Thursday, September 14, 2017

The A & B's (and yes, a C) of Using Sportlots

I've been using Sportlots for a few years now and it's become my number one source for cards. If you've ever bought off of the site, you know that it's a great resource for most cards, particularly base cards. You're probably also aware that you have to do a little bit of searching in order to maximize your savings with shipping costs. For larger purchases, I've started using a spreadsheet (Google Sheets) when shopping.

I begin by doing a search of a particular card and then copy the condition, price, qty and dealer name, and then paste it under the card info. I'll do this for as many cards as I'm interested in. Once finished, I'll flip back and forth between tabs, checking shipping costs and the maximum number of cards under one cost for a given dealer. When I feel I'm ready to begin filling the cart on the sportlots website, I'll highlight all of the info on the spreadsheet and then click Command F (on a Mac). Doing this will allow me to search for all the cards I'm interested in that a particular seller might have. It can be a little time consuming, but I feel like it's the best way for me to get the most out of my collecting dollar.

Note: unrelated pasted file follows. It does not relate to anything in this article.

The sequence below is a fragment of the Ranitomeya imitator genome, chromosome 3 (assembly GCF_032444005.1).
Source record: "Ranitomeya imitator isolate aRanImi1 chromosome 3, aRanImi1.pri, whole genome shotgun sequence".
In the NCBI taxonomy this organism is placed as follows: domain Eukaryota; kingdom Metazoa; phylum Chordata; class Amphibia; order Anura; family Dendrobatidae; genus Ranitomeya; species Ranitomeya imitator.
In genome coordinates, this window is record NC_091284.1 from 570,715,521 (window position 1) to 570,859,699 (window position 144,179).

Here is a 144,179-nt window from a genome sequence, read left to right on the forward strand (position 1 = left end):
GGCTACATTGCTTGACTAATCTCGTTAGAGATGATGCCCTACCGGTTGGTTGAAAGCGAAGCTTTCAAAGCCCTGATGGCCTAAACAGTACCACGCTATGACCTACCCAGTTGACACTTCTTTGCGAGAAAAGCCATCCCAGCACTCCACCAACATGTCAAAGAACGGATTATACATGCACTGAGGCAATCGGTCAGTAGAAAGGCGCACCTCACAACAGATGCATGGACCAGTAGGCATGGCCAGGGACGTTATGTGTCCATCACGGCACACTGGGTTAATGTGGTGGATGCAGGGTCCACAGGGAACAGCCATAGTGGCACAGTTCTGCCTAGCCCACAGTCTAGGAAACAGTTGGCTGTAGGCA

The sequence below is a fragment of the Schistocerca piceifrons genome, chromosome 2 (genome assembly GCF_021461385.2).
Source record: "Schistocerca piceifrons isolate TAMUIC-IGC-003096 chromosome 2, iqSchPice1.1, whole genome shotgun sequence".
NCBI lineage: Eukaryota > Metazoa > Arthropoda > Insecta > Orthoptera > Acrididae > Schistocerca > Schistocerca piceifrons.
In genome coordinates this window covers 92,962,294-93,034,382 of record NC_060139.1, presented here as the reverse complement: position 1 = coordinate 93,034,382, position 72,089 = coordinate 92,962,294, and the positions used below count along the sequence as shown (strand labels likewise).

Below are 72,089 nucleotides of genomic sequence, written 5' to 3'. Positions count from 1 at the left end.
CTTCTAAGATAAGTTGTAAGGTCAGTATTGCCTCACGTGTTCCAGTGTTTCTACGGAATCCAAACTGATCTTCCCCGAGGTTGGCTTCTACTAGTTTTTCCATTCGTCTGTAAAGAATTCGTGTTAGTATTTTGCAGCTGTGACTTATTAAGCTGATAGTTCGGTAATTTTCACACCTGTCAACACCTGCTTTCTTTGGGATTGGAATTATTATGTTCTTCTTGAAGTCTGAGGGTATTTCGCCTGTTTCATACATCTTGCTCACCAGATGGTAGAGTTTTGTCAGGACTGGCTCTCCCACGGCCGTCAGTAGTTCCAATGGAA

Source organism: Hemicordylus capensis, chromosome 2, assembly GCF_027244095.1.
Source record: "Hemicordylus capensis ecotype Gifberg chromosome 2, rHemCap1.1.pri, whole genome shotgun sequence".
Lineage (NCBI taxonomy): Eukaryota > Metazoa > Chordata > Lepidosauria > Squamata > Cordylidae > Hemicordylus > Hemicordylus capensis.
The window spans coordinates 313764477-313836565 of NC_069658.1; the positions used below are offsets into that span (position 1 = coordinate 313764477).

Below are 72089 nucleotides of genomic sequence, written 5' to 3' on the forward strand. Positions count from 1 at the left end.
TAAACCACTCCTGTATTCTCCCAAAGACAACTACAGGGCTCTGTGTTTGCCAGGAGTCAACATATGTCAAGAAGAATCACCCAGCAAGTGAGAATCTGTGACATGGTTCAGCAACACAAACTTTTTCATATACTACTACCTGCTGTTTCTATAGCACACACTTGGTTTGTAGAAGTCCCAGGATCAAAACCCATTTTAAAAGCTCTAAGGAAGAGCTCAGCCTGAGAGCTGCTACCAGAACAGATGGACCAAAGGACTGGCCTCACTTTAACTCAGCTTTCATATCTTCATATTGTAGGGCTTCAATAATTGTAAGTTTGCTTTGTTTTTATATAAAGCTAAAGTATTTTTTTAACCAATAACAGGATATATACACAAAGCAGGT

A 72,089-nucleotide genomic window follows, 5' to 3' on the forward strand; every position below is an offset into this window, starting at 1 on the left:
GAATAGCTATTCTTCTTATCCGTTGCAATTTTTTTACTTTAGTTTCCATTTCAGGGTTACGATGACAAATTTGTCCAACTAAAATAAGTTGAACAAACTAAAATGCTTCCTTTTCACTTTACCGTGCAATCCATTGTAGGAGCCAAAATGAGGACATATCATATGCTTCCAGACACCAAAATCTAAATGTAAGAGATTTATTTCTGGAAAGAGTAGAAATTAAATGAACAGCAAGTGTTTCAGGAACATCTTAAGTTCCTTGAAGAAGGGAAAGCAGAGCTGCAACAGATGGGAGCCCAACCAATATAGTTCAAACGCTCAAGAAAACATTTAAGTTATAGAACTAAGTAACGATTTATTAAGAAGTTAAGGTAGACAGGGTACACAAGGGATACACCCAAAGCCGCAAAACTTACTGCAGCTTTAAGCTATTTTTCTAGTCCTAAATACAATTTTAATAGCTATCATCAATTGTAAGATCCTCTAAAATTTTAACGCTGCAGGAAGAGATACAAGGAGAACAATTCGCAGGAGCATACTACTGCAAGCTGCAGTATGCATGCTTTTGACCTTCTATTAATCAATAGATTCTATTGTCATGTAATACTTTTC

I did this to purchase a number of cards for my newest projects- The Hawk's Nest (all-time Seahawks roster) and the U.S.S. Mariner (all-time Mariners roster). It amounted to 21 cards for a little over $11, from 6 different sellers. Unfortunately, one of the sellers couldn't find the card I'd ordered from him, making it only 20 received for approximately $8.50.





One of the conditions I set up for this project was no cards of players in other uniforms, but, as I found with Bradford, sometimes that's the only card that lists them as a Seahawk. Or, as the case with the former Bucs running back, every card listing him with Seattle shows him in a Tampa uni. I'll accept this and put him in the binder.




One of my favorite things about things like this is discovering that a player only appeared on one card as a member of your team. This was the case for Kim Allen and Rick Anderson. It makes the decision easy as to which card to include for that player.






In announcing my new projects, I also mentioned how I'd like to have a variety of card products,  represented. So there will be junk like the Score football below (Burleson) or Fleer above (Glenn Abbott) that I'd otherwise not collect. 







Then again, it might also help me in a renewed appreciation for products like Ultra and a number of different Pacific products. For team collectors, Pacific was a godsend, as they would often have some of the more obscure players. I have a feeling I'll be acquiring a lot of Pacific cards for these binders.




So there you go... some guys whose last names begin with 'A', others with 'B', and even a 'C'. And a few simple, albeit time consuming, steps in shopping on a budget.



2 comments:

  1. I've done spreadsheets for Sportlots purchases before. It can get pretty tedious, but otherwise you wind up spending much more than you should.

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  2. I love looking at data and I love baseball cards... I too use a spreadsheet to help maximize my purchase. Sportlots is my favorite little corner of the cardboard world to lose a couple of hours.

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